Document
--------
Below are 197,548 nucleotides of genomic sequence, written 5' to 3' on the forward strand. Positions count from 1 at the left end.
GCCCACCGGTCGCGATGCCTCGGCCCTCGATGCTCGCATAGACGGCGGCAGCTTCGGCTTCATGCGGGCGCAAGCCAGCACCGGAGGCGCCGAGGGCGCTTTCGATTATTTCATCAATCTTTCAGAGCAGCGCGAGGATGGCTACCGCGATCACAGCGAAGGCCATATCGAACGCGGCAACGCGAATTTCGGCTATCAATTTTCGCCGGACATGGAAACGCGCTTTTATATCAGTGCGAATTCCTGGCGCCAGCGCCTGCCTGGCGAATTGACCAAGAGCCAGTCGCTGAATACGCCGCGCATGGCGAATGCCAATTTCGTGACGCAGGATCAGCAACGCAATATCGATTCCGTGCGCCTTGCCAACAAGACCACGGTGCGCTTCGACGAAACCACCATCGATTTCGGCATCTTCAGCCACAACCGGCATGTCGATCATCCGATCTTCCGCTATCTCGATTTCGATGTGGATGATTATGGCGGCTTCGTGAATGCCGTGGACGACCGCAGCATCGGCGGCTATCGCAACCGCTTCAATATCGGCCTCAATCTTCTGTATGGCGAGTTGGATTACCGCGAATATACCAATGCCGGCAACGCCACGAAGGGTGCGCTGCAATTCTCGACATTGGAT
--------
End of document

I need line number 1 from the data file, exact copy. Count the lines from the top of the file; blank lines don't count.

Below are 197,548 nucleotides of genomic sequence, written 5' to 3' on the forward strand. Positions count from 1 at the left end.